Scanning Electron Microscopy (SEM)
by Dr. David Miller
In the scanning electron microscope (SEM) an electron beam is scanned across the surface of a sample. The interaction of the electron beam with the sample produces a number of secondary signals that can be used to produce images and spectra.
The most commonly used signals for imaging in the electron microscope are secondary electrons and backscattered electrons. The emission of secondary electrons is dependent on the topography of the sample and is used to produce images with topographic contrast. The emission of backscattered electrons is dependent on the atomic number (Z) of the sample and can be used to produce images with compositional contrast.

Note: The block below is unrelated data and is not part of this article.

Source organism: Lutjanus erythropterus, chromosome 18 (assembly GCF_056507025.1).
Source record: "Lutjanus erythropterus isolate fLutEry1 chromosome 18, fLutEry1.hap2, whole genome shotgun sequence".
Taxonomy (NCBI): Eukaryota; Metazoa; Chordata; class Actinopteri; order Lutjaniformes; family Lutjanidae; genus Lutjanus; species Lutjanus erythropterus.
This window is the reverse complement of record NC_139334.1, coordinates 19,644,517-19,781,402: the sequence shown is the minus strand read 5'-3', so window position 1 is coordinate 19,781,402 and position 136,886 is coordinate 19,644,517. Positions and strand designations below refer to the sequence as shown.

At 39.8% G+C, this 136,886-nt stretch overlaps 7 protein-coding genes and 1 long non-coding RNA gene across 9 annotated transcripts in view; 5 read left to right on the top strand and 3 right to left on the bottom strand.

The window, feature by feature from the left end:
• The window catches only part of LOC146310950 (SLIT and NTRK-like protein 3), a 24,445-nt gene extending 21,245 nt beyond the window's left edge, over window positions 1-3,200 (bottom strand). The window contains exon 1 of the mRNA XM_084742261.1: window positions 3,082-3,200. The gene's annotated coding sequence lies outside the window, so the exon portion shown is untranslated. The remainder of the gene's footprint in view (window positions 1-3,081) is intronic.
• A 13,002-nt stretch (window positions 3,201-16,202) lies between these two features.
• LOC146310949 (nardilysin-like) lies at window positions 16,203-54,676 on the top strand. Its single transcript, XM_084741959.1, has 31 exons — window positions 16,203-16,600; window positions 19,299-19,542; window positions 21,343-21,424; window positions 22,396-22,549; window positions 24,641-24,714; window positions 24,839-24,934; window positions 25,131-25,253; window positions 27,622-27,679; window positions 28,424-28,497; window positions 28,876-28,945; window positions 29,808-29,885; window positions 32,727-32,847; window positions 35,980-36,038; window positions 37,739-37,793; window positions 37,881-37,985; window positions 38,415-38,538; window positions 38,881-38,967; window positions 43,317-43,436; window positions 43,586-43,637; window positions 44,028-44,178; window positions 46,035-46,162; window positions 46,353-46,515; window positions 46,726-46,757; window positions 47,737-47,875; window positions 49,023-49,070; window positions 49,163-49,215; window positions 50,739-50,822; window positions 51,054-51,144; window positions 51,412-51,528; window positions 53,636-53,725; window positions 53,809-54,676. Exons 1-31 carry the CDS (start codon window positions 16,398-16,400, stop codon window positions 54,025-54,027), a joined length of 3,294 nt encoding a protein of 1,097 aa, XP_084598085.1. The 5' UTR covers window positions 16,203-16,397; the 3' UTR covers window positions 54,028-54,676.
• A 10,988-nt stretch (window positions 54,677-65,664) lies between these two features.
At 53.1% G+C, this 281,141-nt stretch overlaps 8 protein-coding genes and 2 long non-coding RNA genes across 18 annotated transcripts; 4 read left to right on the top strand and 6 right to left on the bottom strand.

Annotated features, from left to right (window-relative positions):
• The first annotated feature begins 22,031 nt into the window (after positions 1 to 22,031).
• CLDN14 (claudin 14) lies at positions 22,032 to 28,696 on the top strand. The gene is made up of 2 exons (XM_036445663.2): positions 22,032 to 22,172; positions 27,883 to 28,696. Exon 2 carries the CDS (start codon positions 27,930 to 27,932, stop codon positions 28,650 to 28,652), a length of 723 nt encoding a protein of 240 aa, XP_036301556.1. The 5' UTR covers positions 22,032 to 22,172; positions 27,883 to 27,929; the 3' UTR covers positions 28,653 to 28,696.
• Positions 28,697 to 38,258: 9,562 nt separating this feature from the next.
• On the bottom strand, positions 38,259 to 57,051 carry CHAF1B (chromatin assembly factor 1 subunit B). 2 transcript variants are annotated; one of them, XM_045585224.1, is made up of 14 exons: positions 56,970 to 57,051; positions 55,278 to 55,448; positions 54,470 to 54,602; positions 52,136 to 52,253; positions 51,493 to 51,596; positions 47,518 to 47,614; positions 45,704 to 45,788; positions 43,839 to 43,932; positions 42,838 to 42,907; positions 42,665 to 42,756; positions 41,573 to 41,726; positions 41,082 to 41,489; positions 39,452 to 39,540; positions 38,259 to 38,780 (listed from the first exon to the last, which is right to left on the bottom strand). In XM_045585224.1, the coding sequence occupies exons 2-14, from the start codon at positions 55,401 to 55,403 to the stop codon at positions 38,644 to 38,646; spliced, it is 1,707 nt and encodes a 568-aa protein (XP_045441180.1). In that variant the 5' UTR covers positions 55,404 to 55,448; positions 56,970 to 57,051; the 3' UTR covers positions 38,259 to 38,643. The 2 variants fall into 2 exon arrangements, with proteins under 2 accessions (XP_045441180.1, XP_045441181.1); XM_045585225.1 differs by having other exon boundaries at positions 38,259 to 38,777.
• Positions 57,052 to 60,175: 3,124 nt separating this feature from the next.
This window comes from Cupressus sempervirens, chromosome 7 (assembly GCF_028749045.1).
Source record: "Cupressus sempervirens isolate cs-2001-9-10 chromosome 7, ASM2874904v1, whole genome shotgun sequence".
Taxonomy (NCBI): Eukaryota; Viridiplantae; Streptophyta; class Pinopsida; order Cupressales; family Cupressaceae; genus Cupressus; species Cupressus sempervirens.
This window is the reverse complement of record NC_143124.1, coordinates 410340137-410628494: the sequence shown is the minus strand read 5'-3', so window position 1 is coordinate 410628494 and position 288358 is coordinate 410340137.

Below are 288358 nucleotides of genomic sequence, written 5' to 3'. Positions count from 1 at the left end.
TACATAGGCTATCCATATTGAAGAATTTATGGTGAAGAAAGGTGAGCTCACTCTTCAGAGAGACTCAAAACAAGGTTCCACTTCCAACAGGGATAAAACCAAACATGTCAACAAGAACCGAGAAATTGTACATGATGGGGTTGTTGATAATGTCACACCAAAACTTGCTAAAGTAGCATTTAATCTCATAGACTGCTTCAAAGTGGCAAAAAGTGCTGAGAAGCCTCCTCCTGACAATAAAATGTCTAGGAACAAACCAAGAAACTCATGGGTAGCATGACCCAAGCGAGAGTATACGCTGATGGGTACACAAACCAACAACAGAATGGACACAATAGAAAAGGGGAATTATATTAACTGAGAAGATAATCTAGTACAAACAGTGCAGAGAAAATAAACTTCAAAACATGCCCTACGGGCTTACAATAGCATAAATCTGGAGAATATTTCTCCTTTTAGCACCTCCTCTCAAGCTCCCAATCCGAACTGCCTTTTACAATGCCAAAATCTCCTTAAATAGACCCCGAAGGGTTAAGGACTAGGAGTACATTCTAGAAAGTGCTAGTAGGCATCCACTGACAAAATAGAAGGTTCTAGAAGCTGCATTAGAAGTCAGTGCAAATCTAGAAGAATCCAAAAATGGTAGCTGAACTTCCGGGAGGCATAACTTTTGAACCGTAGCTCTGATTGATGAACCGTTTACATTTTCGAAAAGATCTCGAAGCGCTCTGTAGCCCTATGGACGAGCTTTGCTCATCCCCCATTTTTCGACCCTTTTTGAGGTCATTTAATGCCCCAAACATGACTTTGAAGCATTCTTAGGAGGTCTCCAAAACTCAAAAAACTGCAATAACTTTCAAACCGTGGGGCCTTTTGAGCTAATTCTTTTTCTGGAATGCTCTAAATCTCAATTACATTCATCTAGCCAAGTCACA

The different elements in a sample also emit characteristic X-rays when bombarded by electrons. The energy of these X-rays can be measured to generate spectra which can then be quantified and/or used to produce elemental maps and lines cans showing elemental distribution.